Tetragonia tetragonoides, commonly called New Zealand spinach, is a flowering plant in the fig-marigold family. It is often cultivated as a leafy vegetable. It is a widespread species, native to eastern Asia, Australia, and New Zealand.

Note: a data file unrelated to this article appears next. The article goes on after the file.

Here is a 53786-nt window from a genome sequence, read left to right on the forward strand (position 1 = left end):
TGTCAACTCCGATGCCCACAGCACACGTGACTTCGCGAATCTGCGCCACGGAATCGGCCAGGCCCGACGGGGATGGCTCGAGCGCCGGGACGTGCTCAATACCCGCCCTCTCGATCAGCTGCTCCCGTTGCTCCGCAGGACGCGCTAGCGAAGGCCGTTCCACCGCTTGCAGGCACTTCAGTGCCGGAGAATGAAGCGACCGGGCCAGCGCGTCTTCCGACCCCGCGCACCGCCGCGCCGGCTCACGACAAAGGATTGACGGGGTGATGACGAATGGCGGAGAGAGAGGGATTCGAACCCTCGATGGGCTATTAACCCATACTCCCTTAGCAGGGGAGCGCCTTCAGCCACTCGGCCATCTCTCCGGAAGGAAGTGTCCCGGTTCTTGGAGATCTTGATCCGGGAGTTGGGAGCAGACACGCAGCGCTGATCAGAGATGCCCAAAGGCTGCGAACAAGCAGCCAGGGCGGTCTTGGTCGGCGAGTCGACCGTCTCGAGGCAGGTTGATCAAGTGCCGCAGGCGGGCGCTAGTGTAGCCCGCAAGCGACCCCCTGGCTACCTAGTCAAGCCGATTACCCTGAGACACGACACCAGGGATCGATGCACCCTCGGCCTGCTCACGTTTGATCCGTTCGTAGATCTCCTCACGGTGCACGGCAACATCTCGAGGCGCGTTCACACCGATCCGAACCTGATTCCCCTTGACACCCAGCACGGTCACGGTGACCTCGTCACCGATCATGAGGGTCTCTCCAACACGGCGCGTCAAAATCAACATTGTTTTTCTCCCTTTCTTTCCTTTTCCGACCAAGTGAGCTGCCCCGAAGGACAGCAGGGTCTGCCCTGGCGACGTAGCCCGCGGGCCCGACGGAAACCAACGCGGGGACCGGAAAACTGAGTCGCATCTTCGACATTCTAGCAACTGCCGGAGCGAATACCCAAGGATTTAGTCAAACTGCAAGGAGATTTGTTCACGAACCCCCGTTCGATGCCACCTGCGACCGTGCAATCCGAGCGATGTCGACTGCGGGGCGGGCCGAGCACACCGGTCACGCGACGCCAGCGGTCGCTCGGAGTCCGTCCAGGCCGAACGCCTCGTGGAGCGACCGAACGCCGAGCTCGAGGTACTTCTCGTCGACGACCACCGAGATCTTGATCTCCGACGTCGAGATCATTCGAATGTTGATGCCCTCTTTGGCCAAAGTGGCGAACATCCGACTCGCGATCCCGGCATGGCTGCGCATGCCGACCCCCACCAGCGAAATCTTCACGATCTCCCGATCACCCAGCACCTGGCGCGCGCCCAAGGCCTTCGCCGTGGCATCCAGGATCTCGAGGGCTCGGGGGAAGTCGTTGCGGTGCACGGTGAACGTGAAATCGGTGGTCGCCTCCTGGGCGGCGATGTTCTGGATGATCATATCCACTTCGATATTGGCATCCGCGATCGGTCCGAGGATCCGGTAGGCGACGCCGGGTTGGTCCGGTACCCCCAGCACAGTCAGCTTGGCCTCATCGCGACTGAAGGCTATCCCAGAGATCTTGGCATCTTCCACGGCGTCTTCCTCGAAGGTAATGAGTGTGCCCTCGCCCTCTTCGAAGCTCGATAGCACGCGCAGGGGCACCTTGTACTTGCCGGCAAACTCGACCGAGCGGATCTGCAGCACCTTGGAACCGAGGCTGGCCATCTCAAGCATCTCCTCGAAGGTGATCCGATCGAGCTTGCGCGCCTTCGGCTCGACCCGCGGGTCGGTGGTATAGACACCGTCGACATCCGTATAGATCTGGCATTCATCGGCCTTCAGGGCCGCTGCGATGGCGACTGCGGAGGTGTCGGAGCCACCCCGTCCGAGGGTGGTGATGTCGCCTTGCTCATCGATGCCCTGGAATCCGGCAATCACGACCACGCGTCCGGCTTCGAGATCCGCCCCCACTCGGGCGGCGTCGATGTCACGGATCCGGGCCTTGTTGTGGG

New Zealand spinach is a perennial vegetable grown as a tender annual. It is a low-growing, weak-stemmed leafy plant that can spread several feet wide and grow to one foot tall. It has succulent, triangular- to oval-shaped leaves that are pale to dark green and grow from 2 to 4 inches long. The leaves of New Zealand spinach are smaller and fuzzier than those of regular spinach. New Zealand spinach has small yellow flowers and conical capsules. The plant has been introduced and is an invasive species in many parts of Africa, Europe, North America, and South America. Its natural habitat is sandy shorelines and bluffs, often in disturbed areas. It is a halophyte and grows well in saline ground. It's invasive in coastal habitats in Chile, Hawaii, Florida and California.